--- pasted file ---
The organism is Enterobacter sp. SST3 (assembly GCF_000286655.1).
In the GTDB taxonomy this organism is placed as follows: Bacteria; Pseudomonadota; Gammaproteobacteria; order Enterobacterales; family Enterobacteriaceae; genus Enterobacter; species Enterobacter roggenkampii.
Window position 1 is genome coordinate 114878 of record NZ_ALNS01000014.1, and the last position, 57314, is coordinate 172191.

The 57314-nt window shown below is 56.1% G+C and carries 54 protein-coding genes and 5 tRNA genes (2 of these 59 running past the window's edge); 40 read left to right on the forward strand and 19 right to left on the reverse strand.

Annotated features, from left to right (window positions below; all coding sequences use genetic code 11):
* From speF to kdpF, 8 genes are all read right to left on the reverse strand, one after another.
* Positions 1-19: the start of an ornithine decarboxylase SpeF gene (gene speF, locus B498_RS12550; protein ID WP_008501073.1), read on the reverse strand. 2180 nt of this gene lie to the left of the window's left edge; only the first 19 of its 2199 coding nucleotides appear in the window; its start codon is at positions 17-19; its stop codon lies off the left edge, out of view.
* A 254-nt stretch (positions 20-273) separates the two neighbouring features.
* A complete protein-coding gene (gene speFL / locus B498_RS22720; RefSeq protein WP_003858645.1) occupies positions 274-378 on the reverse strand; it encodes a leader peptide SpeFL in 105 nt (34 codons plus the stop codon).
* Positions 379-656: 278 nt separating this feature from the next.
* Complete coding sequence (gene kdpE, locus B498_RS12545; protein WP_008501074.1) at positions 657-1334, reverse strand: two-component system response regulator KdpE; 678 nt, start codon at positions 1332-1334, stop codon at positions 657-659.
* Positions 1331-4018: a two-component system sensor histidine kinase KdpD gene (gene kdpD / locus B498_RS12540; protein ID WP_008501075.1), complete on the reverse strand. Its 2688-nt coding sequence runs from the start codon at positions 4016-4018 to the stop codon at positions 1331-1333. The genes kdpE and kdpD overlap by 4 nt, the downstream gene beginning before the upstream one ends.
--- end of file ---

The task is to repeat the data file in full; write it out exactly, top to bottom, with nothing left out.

The organism is Enterobacter sp. SST3 (assembly GCF_000286655.1).
In the GTDB taxonomy this organism is placed as follows: Bacteria; Pseudomonadota; Gammaproteobacteria; order Enterobacterales; family Enterobacteriaceae; genus Enterobacter; species Enterobacter roggenkampii.
Window position 1 is genome coordinate 114878 of record NZ_ALNS01000014.1, and the last position, 57314, is coordinate 172191.

The 57314-nt window shown below is 56.1% G+C and carries 54 protein-coding genes and 5 tRNA genes (2 of these 59 running past the window's edge); 40 read left to right on the forward strand and 19 right to left on the reverse strand.

Annotated features, from left to right (window positions below; all coding sequences use genetic code 11):
* From speF to kdpF, 8 genes are all read right to left on the reverse strand, one after another.
* Positions 1-19: the start of an ornithine decarboxylase SpeF gene (gene speF, locus B498_RS12550; protein ID WP_008501073.1), read on the reverse strand. 2180 nt of this gene lie to the left of the window's left edge; only the first 19 of its 2199 coding nucleotides appear in the window; its start codon is at positions 17-19; its stop codon lies off the left edge, out of view.
* A 254-nt stretch (positions 20-273) separates the two neighbouring features.
* A complete protein-coding gene (gene speFL / locus B498_RS22720; RefSeq protein WP_003858645.1) occupies positions 274-378 on the reverse strand; it encodes a leader peptide SpeFL in 105 nt (34 codons plus the stop codon).
* Positions 379-656: 278 nt separating this feature from the next.
* Complete coding sequence (gene kdpE, locus B498_RS12545; protein WP_008501074.1) at positions 657-1334, reverse strand: two-component system response regulator KdpE; 678 nt, start codon at positions 1332-1334, stop codon at positions 657-659.
* Positions 1331-4018: a two-component system sensor histidine kinase KdpD gene (gene kdpD / locus B498_RS12540; protein ID WP_008501075.1), complete on the reverse strand. Its 2688-nt coding sequence runs from the start codon at positions 4016-4018 to the stop codon at positions 1331-1333. The genes kdpE and kdpD overlap by 4 nt, the downstream gene beginning before the upstream one ends.